This was the last song I wrote for the album. It’s about being confused and in pain, but trying not to be angry at yourself for it; seeing your flaws and your mistakes and not giving yourself a hard time, just knowing that they’re there and staying alive in spite of how horrible it can be; not trying to know the things you can’t know or change the things you can’t change. Thematically this song should be at the end of the album, but I put it at the start because it felt better that way. It gives it a sorta cyclical feel or something. Oh, the sound effects in this are just me going like, “Wooooosh” into a microphone with some effects.

2. “solipsisting”

This was the first song I wrote for the album, and it’s about feeling stuck in a body with all the horror that involves and saying, “Fuck this, I want out, I want to be free of all this pain.” Being so frustrated by life and thinking how wonderful it would be to just escape and be a being of pure light, free of the constrictions, dissolving into infinity. How nice that would be! A very appealing prospect.

3. “stuck”

A lot of these songs are grappling with the fact that I have this body that I can’t bear to live in. But also there are these other people in the world that I love, and they know me as this body and love me as this person, even though I can’t stand to be that person anymore. And being like, “Oh, if I change or if I escape, what about these people that love me? Will they still love me?”

4. “dissolving”

Sometimes you just hate yourself and wanna die, you know? But also, you don’t wanna die at the same time. That’s a constant tension in my life. All these songs are sorta about that tension. Different shades of suicidality.

5. “(at least for now)”

But, like, sometimes I feel really good. Like, one day you’re feeling like you have no other options but to die, and then another day you’re like, “How could I have ever felt that way? I love being alive!” It’s hard to make decisions when your brain decides to flip-flop unpredictably between those two states.

6. “shell”

I feel a disconnect between my body and my soul that I can’t really explain. It’s like, “philosophically wrong” to think this way, and yet that’s still how I feel. I think most people feel like this? It’s just really hard to think, “I am only a body” when you feel so constantly at odds with your body. It’s hard to think you’re just this horrible object that is hurting you every day. So I find it helpful for my life to think, “I am separate from this thing that I carry around.” Even though that’s wrong. I don’t know. It’s complicated. This is also about the desire to change your body to better align with how you feel inside, and wondering whether that will even help. What could it all mean? Is this…transgenderism? Who could say.

7. “reflection”

This is just some trippy nonsense. It’s about how you’re the product of, like, basically everything that’s ever happened, and feeling insignificant in the face of that. Like looking at the stars and thinking about how they’re a billion years old or whatever. Sometimes I feel a billion years old… Anyway it’s like trying to hold that knowledge in your head and letting it inform your actions. I’m not sure it’s productive to think this way, but it is a pretty tune. Also I wasn’t sure if the lyric should be “I’ll find a place to become,” or “I’ll find a place to be calm,” so you can decide which one you like better. It can be either or both.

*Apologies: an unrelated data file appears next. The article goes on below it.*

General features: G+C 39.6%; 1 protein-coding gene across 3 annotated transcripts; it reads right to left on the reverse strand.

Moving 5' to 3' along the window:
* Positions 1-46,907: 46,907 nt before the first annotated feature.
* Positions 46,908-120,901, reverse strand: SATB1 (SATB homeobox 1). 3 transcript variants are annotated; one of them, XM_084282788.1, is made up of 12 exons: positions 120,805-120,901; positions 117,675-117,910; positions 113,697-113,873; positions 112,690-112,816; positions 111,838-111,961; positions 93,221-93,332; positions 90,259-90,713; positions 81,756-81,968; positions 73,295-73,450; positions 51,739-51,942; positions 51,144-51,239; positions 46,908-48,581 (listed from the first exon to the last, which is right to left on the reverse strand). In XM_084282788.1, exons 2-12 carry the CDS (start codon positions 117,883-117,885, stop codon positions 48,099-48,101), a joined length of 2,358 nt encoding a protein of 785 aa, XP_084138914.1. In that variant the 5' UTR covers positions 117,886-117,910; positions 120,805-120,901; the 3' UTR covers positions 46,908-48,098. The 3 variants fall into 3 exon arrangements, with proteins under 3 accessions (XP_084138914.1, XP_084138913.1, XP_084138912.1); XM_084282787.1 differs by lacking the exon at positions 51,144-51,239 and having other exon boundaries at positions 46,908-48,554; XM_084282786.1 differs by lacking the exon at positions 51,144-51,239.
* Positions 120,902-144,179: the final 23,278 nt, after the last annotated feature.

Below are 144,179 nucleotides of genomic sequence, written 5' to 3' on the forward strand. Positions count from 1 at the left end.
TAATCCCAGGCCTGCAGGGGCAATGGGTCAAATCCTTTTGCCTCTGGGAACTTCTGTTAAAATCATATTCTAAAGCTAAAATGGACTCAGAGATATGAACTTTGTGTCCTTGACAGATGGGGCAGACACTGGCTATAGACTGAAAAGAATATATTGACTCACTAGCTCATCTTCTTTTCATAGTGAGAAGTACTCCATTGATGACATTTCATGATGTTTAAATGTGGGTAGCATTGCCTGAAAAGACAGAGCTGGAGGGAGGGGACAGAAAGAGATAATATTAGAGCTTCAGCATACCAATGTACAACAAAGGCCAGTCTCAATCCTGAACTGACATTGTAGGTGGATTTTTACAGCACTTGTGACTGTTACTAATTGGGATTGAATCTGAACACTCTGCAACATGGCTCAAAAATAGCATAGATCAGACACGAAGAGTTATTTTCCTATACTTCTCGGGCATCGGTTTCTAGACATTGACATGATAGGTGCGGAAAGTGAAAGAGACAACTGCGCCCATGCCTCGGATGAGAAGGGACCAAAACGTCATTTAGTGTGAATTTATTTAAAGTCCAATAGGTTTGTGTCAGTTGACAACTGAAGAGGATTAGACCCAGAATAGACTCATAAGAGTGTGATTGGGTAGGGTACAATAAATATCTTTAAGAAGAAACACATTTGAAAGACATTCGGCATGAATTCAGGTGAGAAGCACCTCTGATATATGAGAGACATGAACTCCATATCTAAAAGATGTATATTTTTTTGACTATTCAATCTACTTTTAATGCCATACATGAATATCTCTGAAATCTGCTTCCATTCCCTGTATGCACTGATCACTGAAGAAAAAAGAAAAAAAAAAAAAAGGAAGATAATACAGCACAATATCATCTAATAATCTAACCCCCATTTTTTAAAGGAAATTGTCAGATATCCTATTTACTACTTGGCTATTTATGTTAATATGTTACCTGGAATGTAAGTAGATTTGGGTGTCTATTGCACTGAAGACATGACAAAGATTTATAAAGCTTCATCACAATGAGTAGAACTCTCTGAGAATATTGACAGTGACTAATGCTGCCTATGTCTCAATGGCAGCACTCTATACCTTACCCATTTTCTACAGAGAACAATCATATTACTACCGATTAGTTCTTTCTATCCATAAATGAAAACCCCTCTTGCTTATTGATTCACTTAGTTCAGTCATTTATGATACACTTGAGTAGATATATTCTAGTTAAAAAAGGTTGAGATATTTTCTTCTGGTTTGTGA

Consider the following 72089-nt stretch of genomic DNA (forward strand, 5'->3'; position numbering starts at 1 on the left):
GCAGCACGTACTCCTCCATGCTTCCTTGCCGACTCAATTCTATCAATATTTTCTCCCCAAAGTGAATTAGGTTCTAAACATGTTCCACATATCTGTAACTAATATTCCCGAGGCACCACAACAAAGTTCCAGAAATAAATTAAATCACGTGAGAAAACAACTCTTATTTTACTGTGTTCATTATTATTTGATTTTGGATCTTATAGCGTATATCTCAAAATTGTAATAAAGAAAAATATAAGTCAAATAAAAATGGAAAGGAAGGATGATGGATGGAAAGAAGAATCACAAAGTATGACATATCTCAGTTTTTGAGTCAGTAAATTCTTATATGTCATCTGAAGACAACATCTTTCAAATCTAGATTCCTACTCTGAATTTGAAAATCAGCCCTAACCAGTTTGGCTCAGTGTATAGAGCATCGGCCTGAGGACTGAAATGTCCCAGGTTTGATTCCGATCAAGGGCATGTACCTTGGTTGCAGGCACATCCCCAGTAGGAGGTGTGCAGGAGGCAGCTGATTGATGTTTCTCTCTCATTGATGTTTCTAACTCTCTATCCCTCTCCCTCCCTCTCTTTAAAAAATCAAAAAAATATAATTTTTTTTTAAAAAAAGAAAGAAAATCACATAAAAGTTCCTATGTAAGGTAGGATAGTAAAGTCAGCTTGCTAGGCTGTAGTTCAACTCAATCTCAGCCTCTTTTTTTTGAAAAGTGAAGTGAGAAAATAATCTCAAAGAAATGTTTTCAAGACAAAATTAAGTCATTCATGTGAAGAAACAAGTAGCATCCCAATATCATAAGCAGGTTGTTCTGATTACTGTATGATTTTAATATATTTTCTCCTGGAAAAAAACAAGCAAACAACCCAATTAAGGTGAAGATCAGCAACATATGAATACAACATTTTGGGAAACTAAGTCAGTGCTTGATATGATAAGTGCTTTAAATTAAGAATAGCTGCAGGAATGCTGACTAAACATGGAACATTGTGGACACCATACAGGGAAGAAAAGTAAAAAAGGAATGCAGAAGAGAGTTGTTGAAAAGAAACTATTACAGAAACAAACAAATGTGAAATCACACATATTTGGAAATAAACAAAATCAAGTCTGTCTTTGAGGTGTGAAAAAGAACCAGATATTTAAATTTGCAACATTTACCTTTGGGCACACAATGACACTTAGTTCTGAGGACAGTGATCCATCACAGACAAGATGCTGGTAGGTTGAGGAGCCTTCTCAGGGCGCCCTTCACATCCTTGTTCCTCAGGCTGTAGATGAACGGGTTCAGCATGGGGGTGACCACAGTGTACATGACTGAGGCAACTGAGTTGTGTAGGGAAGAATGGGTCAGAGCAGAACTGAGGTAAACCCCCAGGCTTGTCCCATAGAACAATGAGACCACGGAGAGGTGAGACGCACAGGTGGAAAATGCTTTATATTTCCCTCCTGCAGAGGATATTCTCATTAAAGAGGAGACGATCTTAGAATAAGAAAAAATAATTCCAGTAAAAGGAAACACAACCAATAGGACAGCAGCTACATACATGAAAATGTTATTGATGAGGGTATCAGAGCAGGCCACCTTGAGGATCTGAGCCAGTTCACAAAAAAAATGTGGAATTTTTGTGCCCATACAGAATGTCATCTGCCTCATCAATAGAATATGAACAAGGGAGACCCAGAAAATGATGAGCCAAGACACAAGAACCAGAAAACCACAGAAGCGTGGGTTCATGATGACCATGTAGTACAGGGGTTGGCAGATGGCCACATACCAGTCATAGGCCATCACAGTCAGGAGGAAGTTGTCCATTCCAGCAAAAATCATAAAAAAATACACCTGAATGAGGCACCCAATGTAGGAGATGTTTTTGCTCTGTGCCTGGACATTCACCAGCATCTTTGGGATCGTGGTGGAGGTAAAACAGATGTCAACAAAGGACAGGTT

8. “escaping”

At the point I was writing this song I was pretty resigned to just dying. But if you’re gonna die, you want your life to be a nice memory for the people around you, which is a thought that keeps me alive. I don’t want to die and live on in their minds as an asshole. They’re the ones that really know what I am. I have some ideas of who I am, but it doesn’t matter what I think in the grand scheme of things. It also doesn’t matter what I think of these songs—like, you’re the ones that know what they really are. I hardly know what they mean to me, just like how I hardly know who I am to myself. Maybe it doesn’t mean anything. Maaaaan. Brooooo.

9. “unforming”

Another song about wanting to be dead…a self-hatey song. Being frustrated with yourself for failing over and over. Feeling like you’re better off not being in the world because you just cause all this destruction, and that it doesn’t really matter anyway because the mechanisms of the universe are just gonna play out how they’re gonna play out. Very fatalistic, nihilistic, ill-advised thinking in this song. The “she won’t get better if you don’t let her” thing is saying that if I want to recover from this hopeless spiral I need to allow myself to.

10. “sieve”

I like when things have hopeful endings. I think this is an acknowledgement that life is really very horrible but that there are some things that are nice and maybe we can cultivate those things and make the future nicer for us to live in. And that a lot of moving forward involves letting certain things flow through you, trying not to let unhelpful thoughts get caught in your mind. That is hard though. I think it’s a futile wish that things will be better. Not saying they will but…

songs by katie dey 
mastered by ada rook
released May 31st2019